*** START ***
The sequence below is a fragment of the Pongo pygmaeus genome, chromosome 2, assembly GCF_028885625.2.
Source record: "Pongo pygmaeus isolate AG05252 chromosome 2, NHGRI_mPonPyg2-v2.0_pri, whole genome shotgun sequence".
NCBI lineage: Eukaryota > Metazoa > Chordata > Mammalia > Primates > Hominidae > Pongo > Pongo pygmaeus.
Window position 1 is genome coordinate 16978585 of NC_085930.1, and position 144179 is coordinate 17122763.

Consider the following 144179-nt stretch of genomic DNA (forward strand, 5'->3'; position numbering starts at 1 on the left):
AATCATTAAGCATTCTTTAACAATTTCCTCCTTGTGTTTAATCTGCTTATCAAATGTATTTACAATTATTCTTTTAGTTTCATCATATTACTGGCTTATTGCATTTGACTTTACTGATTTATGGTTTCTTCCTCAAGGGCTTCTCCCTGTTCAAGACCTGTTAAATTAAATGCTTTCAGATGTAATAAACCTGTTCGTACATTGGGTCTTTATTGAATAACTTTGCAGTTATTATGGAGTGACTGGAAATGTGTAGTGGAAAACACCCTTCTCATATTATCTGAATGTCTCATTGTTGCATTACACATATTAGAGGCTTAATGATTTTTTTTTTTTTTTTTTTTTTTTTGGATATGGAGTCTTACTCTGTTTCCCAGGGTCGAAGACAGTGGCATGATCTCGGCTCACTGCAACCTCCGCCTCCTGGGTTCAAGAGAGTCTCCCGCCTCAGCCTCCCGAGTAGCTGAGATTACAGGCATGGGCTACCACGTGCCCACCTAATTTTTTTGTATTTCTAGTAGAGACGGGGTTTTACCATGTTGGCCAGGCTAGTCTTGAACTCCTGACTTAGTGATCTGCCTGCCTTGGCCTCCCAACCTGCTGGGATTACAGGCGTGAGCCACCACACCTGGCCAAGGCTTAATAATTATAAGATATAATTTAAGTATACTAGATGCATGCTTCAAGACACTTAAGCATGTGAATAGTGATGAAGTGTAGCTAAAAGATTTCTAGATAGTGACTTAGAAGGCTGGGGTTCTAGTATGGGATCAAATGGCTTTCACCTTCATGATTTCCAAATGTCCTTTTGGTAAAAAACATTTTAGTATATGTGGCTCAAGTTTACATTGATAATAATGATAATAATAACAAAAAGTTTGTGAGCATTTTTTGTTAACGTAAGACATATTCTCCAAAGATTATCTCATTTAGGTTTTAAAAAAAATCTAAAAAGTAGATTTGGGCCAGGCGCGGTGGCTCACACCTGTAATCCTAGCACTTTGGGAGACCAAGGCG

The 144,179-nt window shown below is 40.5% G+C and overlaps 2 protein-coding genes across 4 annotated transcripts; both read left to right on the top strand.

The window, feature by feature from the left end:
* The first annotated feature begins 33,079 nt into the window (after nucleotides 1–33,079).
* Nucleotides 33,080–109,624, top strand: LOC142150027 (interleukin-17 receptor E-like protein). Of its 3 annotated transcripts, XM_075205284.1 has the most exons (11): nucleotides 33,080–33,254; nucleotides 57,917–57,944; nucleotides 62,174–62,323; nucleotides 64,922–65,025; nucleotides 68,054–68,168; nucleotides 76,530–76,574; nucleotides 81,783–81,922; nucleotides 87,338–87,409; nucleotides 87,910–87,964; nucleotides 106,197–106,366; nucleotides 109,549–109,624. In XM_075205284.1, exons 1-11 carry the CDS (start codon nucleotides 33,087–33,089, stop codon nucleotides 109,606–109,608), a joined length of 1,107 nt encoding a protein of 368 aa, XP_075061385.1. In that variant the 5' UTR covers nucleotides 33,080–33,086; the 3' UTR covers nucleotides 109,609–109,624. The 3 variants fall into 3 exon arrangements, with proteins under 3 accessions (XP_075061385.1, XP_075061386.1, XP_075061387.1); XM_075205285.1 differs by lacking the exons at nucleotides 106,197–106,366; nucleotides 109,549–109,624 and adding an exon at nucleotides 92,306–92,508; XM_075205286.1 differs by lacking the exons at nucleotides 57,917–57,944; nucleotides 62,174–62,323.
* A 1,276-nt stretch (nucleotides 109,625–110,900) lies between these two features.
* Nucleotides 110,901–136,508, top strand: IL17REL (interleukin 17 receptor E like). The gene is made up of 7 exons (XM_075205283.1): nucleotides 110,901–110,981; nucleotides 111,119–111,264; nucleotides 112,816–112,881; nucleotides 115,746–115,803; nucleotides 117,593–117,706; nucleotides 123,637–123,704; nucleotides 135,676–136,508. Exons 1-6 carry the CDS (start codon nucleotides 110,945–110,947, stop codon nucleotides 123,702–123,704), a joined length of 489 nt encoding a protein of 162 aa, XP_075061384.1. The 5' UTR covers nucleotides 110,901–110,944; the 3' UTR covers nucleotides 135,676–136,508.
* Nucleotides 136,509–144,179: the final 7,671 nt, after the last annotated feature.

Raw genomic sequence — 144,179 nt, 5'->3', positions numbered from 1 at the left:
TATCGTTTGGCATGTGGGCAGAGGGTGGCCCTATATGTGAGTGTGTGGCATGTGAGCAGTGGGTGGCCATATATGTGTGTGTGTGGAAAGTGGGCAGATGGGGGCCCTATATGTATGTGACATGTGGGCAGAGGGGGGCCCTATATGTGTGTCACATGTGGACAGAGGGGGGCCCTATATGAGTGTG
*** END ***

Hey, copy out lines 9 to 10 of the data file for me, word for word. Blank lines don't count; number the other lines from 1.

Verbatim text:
* The first annotated feature begins 33,079 nt into the window (after nucleotides 1–33,079).
* Nucleotides 33,080–109,624, top strand: LOC142150027 (interleukin-17 receptor E-like protein). Of its 3 annotated transcripts, XM_075205284.1 has the most exons (11): nucleotides 33,080–33,254; nucleotides 57,917–57,944; nucleotides 62,174–62,323; nucleotides 64,922–65,025; nucleotides 68,054–68,168; nucleotides 76,530–76,574; nucleotides 81,783–81,922; nucleotides 87,338–87,409; nucleotides 87,910–87,964; nucleotides 106,197–106,366; nucleotides 109,549–109,624. In XM_075205284.1, exons 1-11 carry the CDS (start codon nucleotides 33,087–33,089, stop codon nucleotides 109,606–109,608), a joined length of 1,107 nt encoding a protein of 368 aa, XP_075061385.1. In that variant the 5' UTR covers nucleotides 33,080–33,086; the 3' UTR covers nucleotides 109,609–109,624. The 3 variants fall into 3 exon arrangements, with proteins under 3 accessions (XP_075061385.1, XP_075061386.1, XP_075061387.1); XM_075205285.1 differs by lacking the exons at nucleotides 106,197–106,366; nucleotides 109,549–109,624 and adding an exon at nucleotides 92,306–92,508; XM_075205286.1 differs by lacking the exons at nucleotides 57,917–57,944; nucleotides 62,174–62,323.